If you have a Linux server with multiple users on it, there are some cases you have written a custom script/tool that you want to make available to other users. In order to do so, you simply need to put the script into a location all users have access to, and set the scripts permissions to allow reading and execution by the users you want running the script.
For this guide, let’s just have an example script called
hello.sh, that simply says hello to the user that ran it:
#!/bin/bash echo "Hello $USER!"
Note: The following commands would need to be run either as the root user, or using the
In nearly all Linux distributions, the directory
/usr/local/bin is a location that can be used to make any executable files available to all users, as that directory is part of the user’s PATH.
First: Simply copy your script to
cp /path/to/hello.sh /usr/local/bin
Second: Optionally, you can then change ownership of the file to more securely limit who is able to run this script. For example, you can change the owner of the file to root, so that only root can edit the file, and can change the group for the file, to restrict being able to run the script to members of that group.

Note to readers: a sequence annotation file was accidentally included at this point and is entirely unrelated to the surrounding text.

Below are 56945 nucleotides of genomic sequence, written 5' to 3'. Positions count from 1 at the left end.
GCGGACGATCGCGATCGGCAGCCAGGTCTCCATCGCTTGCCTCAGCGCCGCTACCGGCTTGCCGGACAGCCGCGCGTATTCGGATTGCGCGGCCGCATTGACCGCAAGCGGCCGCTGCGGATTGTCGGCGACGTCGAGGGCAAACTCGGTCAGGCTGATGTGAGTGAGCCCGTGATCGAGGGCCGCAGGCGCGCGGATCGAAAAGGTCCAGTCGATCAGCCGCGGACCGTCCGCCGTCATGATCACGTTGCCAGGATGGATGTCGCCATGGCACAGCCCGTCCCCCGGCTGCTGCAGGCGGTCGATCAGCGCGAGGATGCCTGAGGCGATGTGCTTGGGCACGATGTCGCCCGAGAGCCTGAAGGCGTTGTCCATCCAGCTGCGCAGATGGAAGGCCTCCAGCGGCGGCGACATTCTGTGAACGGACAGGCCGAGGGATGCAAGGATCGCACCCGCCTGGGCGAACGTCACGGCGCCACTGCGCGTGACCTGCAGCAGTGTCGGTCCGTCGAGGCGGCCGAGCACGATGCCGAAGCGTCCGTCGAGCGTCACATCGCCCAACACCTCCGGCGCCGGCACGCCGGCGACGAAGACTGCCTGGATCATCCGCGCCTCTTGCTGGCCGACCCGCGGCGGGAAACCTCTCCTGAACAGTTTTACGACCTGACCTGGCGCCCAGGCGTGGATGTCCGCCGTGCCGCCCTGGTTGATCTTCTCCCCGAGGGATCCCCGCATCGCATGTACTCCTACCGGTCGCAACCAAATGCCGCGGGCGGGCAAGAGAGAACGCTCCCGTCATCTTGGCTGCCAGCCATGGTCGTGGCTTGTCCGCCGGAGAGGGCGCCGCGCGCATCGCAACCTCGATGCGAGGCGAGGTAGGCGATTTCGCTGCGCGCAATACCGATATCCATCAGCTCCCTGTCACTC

As an example, this changes the owernship to root, with the group ‘hello’:
chown root:hello /usr/local/bin/hello.sh
Third: Change the file’s permissions to allow only the owner to edit it, and either its group or everyone to view and run it.
To allow only member’s of the ‘hello’ group specified in Step 2 to be able to run the file, set the script’s permissions to 750:
chmod 750 /usr/local/bin/hello.sh
To allow anyone to be able to run the script, set the script’s permissiosn to 755:
chmod 755 /usr/local/bin/hello.sh
Now users will be able to run the script simply by running
$ hello.sh Hello user!
You can find more details on setting the ownership and permissions of files in Linux to suite your specific needs in this article:
Changing File Ownership And Permissions In Linux